Pour pallier la faiblesse de leurs réserves, les pays du nord du continent multiplient les appels d'offres. Attisant la concurrence au sein d'un secteur qui ne compte qu'une dizaine d'acteurs. Hier coûteux et réservé aux pays pétroliers bénéficiant d'une énergie quasi gratuite, le dessalement de l'eau de mer est de plus en plus prisé en Afrique (surtout dans le Nord) pour la consommation, l'irrigation ou l'industrie. Il faut dire que les coûts de construction des usines ont chuté : ils n'excèdent pas 800 à 1 100 euros le mètre cube par jour (m3/j), contre 1 000 à 1 300 euros le m3/j en 2000. « Le tarif de l'eau dessalée par osmose inverse [l'une des deux technologies disponibles ; l'autre,...
(ABC News 26/03/13)
A prominent Egyptian blogger handed himself in to authorities on Tuesday, a day after the country's prosecutor general ordered his arrest along with four others for allegedly instigating violence with comments posted on social media. The charges stem from clashes between supporters and opponents of the country's Islamist president last week that left 200 injured. Activists say the accusations against blogger Alaa Abdel-Fattah may herald a wave of arrests of opposition leaders. They follow closely on an angry televised warning by President Mohammed Morsi that he would soon take exceptional measures in the face of violence. Abdel-Fattah, wearing a prison jumpsuit to show his readiness to face jail, arrived at the Cairo office of Prosecutor General Talaat Abdullah surrounded by...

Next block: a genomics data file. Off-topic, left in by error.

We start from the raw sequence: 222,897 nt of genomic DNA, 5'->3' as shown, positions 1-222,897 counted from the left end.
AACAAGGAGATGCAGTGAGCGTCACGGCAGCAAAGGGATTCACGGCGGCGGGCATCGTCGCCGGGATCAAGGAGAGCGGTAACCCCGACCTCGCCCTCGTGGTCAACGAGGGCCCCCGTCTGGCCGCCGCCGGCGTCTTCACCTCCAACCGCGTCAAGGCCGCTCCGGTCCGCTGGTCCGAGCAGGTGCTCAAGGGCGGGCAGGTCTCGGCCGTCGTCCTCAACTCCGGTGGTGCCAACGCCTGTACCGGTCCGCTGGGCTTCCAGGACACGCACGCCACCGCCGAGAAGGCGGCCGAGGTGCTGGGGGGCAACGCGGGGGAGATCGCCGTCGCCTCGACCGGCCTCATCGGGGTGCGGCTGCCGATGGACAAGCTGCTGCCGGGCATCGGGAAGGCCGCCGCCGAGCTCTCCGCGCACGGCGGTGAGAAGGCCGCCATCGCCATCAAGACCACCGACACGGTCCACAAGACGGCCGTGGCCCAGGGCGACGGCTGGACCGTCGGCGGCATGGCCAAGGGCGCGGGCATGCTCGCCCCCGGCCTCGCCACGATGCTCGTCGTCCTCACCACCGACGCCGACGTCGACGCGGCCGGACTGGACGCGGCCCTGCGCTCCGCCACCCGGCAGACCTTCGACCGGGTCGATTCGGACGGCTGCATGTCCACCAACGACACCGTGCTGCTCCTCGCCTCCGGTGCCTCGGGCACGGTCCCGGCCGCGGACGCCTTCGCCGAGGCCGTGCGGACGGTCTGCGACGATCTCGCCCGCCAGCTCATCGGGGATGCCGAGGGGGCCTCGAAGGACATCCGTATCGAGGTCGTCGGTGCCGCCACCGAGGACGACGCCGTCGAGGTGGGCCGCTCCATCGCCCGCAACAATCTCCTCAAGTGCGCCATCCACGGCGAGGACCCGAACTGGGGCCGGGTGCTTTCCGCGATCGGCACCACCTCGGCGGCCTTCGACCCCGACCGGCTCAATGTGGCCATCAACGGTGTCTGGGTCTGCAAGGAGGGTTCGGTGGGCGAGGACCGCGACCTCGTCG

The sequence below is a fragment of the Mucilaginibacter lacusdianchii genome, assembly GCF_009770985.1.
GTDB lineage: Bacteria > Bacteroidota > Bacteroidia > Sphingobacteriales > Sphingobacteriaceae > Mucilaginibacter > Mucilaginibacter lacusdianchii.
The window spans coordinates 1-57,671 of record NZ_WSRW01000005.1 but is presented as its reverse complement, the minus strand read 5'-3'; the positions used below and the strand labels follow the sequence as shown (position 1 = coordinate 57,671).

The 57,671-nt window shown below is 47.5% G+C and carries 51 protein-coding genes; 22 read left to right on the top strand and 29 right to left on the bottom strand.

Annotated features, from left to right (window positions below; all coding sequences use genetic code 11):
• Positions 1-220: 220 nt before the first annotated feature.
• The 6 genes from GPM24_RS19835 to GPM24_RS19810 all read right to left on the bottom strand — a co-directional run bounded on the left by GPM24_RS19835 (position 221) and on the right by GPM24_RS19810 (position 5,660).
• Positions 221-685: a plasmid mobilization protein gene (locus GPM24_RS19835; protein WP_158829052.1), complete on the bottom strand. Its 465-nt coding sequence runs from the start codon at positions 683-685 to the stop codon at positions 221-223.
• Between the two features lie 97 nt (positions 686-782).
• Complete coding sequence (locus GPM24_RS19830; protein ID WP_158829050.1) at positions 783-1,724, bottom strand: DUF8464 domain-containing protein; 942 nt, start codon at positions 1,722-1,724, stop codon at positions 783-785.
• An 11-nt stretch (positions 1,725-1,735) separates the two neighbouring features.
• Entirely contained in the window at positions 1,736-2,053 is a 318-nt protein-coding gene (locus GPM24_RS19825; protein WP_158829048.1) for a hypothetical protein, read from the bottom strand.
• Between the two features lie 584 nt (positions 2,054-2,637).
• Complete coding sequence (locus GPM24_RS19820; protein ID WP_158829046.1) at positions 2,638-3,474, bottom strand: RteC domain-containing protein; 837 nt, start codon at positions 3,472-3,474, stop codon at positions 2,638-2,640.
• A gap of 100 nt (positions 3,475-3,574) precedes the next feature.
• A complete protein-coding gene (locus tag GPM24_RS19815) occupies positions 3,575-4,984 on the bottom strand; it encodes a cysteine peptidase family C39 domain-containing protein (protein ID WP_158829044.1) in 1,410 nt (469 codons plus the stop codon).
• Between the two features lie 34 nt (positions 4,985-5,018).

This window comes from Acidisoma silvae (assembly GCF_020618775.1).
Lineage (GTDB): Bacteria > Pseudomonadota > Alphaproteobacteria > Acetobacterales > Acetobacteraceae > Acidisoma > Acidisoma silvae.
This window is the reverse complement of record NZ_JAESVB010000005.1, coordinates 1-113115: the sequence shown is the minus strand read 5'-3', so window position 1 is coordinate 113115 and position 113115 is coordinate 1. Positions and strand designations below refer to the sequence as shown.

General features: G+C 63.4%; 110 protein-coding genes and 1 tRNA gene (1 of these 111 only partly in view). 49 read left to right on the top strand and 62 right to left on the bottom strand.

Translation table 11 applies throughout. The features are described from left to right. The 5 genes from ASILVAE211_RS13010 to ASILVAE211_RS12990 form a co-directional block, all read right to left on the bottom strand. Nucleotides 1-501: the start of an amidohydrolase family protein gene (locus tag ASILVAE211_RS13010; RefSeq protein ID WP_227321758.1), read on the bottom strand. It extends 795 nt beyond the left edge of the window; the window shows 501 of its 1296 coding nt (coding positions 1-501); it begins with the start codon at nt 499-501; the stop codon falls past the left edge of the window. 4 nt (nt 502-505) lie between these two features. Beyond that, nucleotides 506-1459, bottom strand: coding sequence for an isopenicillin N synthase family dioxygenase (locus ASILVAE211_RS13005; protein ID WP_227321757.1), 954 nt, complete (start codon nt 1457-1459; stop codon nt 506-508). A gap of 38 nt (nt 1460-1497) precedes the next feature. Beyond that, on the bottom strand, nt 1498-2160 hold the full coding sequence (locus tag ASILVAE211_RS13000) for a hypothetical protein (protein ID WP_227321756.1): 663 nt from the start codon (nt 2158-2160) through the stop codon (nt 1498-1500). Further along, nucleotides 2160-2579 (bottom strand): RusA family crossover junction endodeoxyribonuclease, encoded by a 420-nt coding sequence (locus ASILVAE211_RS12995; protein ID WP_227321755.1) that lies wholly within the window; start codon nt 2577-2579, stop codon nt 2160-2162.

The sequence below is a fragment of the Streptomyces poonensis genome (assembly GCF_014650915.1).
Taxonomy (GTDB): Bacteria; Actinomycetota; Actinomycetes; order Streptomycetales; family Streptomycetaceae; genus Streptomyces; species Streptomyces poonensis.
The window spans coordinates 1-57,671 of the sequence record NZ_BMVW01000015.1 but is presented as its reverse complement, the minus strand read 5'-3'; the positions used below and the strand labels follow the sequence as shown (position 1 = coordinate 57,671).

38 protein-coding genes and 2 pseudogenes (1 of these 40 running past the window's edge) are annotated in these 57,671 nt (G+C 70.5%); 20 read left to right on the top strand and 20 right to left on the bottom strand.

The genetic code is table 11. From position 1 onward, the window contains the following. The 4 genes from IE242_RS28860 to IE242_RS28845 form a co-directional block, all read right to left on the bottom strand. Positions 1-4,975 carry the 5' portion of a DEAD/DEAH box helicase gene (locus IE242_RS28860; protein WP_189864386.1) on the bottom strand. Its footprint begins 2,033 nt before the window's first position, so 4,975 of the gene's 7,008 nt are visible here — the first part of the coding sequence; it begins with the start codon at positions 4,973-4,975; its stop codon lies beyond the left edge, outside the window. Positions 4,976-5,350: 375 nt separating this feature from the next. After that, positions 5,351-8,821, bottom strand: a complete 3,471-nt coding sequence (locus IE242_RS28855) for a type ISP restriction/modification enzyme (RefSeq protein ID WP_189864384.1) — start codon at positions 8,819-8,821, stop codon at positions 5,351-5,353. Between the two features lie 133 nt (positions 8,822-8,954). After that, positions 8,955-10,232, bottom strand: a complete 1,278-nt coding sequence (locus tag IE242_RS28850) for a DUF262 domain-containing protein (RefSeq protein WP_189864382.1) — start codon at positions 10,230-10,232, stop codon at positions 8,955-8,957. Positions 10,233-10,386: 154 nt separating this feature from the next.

(Reuters (Eng) 26/03/13)
Seized by Bedouin gunmen Friday, an Israeli man and a Norwegian woman were held as their kidnappers pressured police to release a relative from detention. EL-ARISH, Egypt — An Israeli and a Norwegian tourist who were abducted last week by Bedouin gunmen in Egypt's Sinai Peninsula were released early Tuesday, security officials said. The two — an Israeli man and a Norwegian woman — were set free and were taken to police headquarters in the city of el-Arish near the border with Israel and Gaza, the officials said. The tourists were seized Friday along a main road in Sinai and were held in the desolate mountainous Gabal-Maghara area in the peninsula. According to earlier reports, a taxi driver told police...
(Mail & Guardian 08/03/13)